A district court may sua sponte raise the issue of subject matter jurisdiction and may remand a case if, after examining the notice of removal, it determines that removal of the case to federal court was not proper. See Martinez v. Westin St. Francis LMT, Partnership, 2002 WL 240022 at *1(citing Galt G/S, 60 F.3d at 1373).

  ANALYSIS

  Here, Defendant's Notice of Removal does not include any underlying facts that support its assertion that the amount in controversy exceeds $75,000. In fact, in order to establish the existence of diversity jurisdiction, State Farm relies solely upon its own conclusion that the "amount in controversy includes plaintiff's alleged contract damages `well in excess of' $30,000, [an] arbitration award in the amount of $56,000, arbitration fees and costs in excess of $1,800, attorneys' fees and costs, [and] general and punitive damages." See Not. of Removal at ¶ 4. Thus State Farm attempts to suggest, in the Notice of Removal, that Plaintiff is requesting damages in excess of $87,800. This conclusion is completely erroneous and is based upon a gross misrepresentation of not only the nature of the Complaint itself, but also the allegations contained in the Complaint. The Complaint plainly states that Plaintiff is only seeking damages relating to State Farm's allegedly unreasonable delay in the payment of the $30,000 in insurance proceeds. Nowhere in the Complaint does Plaintiff even suggest that she is entitled to recover $30,000 from State Farm again; in fact, she concedes that this amount has already been paid. See Compl. at ¶ 28. Further, it is clear that the arbitration award of $56,000 is mentioned in the Complaint only because it is Plaintiff's proof that she was, in fact, entitled to recover the full $30,000 in insurance proceeds. Further, Plaintiff's prayer for relief explicitly states that the amount in controversy is "$1,892.10 in costs and $1,333.34 in fees . . . [plus] interest [at] the legal rate on the sum of $20,000 [and] interest . . . on the sum of $20,000" during the period of "time that defendant . . . failed to adequately, fairly, and promptly investigate, evaluate and settle plaintiff's claim." Id. at ¶¶ 16, 30. The total sum of this amount falls considerably short of the $75,000 jurisdictional minimum.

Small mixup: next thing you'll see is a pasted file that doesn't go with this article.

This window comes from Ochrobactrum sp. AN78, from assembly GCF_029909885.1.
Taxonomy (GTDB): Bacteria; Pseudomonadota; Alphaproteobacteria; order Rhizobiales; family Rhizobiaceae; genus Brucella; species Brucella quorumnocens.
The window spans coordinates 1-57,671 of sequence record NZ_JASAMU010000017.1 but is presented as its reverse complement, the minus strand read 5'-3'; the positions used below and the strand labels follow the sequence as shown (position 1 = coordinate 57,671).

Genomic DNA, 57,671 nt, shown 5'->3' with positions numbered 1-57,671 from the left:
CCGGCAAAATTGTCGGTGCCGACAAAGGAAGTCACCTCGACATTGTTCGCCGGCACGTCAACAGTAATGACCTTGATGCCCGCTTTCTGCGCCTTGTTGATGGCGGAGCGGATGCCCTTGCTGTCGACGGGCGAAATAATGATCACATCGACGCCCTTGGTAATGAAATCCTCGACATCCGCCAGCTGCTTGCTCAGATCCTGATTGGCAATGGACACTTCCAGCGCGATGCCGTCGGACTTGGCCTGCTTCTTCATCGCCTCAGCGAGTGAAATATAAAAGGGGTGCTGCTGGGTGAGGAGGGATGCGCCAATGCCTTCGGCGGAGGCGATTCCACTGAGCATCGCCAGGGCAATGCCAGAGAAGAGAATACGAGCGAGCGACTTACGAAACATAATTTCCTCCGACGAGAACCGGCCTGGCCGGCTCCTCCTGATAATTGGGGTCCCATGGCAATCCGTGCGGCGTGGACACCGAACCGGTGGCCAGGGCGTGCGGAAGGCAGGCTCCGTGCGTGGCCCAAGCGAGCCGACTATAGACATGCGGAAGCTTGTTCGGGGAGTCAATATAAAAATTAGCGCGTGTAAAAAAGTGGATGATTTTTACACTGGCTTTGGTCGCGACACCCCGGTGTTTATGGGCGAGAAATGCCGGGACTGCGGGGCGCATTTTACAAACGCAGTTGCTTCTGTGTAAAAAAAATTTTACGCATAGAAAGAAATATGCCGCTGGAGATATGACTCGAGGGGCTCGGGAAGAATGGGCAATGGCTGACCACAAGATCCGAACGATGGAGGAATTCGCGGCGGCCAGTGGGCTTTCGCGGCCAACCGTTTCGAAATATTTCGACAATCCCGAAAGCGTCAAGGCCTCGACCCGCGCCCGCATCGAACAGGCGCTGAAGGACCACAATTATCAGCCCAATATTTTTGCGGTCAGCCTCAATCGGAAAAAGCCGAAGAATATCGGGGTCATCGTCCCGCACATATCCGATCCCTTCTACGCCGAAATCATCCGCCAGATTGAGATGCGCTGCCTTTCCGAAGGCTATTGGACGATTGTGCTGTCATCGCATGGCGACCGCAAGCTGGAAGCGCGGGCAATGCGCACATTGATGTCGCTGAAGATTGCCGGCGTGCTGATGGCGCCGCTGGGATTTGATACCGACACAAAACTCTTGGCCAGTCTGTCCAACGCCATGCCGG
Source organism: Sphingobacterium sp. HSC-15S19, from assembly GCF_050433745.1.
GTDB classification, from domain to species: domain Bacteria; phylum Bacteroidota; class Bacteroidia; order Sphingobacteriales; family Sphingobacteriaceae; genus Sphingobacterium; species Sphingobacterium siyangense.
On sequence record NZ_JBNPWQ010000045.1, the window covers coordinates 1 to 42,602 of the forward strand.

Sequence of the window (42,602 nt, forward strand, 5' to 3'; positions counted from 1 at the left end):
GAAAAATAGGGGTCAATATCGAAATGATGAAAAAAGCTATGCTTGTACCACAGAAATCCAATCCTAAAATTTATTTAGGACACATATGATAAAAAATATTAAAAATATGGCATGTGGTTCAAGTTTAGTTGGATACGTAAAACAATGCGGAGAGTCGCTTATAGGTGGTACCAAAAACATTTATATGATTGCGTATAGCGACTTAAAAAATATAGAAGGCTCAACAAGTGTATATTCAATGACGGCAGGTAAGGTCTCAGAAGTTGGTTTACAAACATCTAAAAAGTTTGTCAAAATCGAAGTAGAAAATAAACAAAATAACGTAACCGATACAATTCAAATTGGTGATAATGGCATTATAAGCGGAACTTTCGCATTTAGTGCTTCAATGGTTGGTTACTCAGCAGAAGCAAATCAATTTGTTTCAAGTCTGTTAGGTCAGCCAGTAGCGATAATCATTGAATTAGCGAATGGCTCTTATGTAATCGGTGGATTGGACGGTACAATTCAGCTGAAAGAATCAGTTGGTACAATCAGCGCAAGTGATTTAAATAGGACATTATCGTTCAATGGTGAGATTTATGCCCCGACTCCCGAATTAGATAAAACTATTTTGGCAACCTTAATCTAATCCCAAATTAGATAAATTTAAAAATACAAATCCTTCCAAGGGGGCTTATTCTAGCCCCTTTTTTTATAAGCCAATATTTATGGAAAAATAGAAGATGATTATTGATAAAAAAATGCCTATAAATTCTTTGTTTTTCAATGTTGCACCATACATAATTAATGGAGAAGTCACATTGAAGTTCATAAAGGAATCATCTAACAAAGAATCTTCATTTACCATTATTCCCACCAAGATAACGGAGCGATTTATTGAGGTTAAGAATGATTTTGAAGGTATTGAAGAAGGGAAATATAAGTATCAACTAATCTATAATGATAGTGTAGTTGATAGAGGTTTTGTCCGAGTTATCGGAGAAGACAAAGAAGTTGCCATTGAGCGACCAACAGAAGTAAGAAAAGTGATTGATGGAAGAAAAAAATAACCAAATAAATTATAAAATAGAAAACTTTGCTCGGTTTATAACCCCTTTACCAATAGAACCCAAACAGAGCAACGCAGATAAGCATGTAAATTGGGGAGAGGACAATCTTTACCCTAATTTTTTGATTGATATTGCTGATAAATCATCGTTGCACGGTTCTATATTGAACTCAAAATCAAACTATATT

CONCLUSION

  IT IS HEREBY ORDERED THAT the above-captioned matter is REMANDED to the Superior Court of the State of California, County of Alameda. All matters calendared in this action are VACATED. The Clerk shall close the file and terminate any pending matters.

  IT IS SO ORDERED.

20051017